The respondent’s wife, Mrs Stubenitsky, visited the house at 10.15 am on 28th May 1974 and was shown round by the second appellant. Mrs Stubenitsky was apparently satisfied with the house, and the two ladies wrote and signed the following at the foot of Dr Stubenitsky’s letter of 22nd May:
Agreed to take the house by 1st June.
(Signed) Mrs Ella Stubenitsky
Agreed to let the house as from 1st June 1974.
(Signed) D A Morgan.
For some unexplained reason, Dr Stubenitsky, at about 1.30 pm on the same day (ie 28th May) telephoned the appellants and told them that he did not want the house. Correspondence was then exchanged, culminating in a letter from the respondent’s advocates dated 1st August, 1974 denying all liability, on the ground that “There was no binding contract, and our client does not accept your claims for damages”. The appellants then, on 10th February 1975, filed a plaint claiming damages for breach of an agreement in writing allegedly made between the appellants and the respondent by his agent (Mrs Stubenitsky) on 28th May 1974. The defence was, substantially, that if there was any agreement, there was no note or memorandum thereof such as to satisfy the Law of Contract Act.
When the suit came for hearing the sole issue, apart from damages, was whether there was a note or memorandum in writing sufficient to satisfy the Law of Contract Act, the relevant provision of which is contained in section 3(3):
No suit shall be brought upon a contract for the disposition of an interest in land unless the agreement upon which the suit is founded, or some memorandum or note thereof, is in writing and is signed by the party to be charged or by some person authorised by him to sign it ...
It is common ground that the trial judge (Kneller J) correctly directed himself in his approach to the issue before him. He said:
A tenancy agreement is an interest in land ... There was this letter signed by Dr Stubenitsky and a note on it signed by Mrs Stubenitsky. It is right to look at the advertisement, the letter and the notes on it together, Long v Millar (1879) 4 C P D 450, Timmins v Moreland Street Property Co Ltd  1 Ch 110. These, read together, should spell out in clear certain terms these details:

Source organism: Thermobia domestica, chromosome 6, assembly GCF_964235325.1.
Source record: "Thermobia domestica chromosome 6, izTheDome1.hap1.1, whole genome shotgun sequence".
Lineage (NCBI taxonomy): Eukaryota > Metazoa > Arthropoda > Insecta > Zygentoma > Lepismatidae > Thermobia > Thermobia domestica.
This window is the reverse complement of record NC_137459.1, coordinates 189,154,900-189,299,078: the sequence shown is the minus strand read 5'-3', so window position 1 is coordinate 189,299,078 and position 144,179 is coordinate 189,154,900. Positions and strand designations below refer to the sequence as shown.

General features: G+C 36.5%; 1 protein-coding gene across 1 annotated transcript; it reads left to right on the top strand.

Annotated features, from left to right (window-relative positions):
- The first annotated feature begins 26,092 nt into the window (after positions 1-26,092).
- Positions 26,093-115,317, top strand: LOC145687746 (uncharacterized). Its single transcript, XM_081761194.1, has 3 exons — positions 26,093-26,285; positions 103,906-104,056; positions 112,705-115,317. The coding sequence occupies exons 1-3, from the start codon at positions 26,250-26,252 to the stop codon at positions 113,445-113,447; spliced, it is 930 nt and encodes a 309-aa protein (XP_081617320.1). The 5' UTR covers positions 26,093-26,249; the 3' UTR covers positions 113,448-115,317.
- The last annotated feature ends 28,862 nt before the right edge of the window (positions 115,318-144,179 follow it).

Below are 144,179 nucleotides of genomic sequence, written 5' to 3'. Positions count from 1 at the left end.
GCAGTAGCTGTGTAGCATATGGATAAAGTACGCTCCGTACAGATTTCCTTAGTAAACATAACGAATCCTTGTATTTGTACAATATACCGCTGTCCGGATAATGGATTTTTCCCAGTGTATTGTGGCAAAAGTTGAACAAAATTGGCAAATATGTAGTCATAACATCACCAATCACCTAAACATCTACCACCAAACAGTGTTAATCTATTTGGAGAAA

The term; and
The judge then went on to consider whether the written agreement relied on by the appellants contained these items, and came to the conclusion that the requirements of section 3(3) were not satisfied. He accordingly dismissed the suit, with costs. He rightly went on to consider the claim for damages, in case he was wrong on the issue of liability; and found that, had the appellants succeeded on that issue, he would have awarded them damages of Shs 6560/80. In arriving at this figure, the judge refused to allow the appellants’ claim for rent for the month of June 1974, as they had recovered one month’s rent in lieu of notice from the previous tenant, who had vacated the premises without notice during May 1974.
This appeal is brought mainly against the finding that the requirements of section 3(3) of the Law of Contract Act were not satisfied, and also against the exclusion from the computation of damages of Shs 3500, being rent for the month of June 1974. At the hearing of the appeal, Mr Le Pelley appeared for the appellants, and Mr Deverell for the respondent.
In so far as the appeal relates to rent for the month of June, I think it has merit. If a binding agreement was concluded between the parties, then with all due respect to Kneller J, I do not see how the recovery of one month’s rent from an earlier tenant in lieu of notice can possibly operate to relieve the respondent of his obligation to pay rent for the month of June. The liabilities of two separate and distinct tenants are two separate and distinct matters, and the respondent cannot, in my view, be relieved of his obligation to pay rent for the month of June, assuming that he became a tenant as from the first day of that month, merely because his predecessor made a payment of one months’ rent in discharge of a contractual obligation under an agreement to which the respondent was a stranger. The payment made by the predecessor was not rent for the month of June, but was a payment in the nature of damages for his breach of contract. I can see no reason why the respondent should have the benefit of this payment.
The main grounds of appeal, however, present a much more difficult problem. In one respect the judge misdirected himself; this is conceded by Mr Deverell. The judge posed the question: “Was the subject-matter the house or the house and the flat?” But there was no flat. The judge was misled by the comma which appeared in the advertisement after the word “flat”. What should have appeared was “established flat garden” and not “established flat, garden”. There was in fact no ambiguity or lack of clarity as to what was the subject of the demise, which was the house and its established flat garden. The other points which led to the judge holding that the agreement lacked sufficient clarity were: (a) was the lessor the first appellant or the second appellant or both? (b) was the lessee the respondent or his wife or both, or was it the World Bank or whoever was the respondent’s employer? (c) what was the term, six months, or two years, or a month-to-month tenancy to be implied under section 106 of the Transfer of Property Act?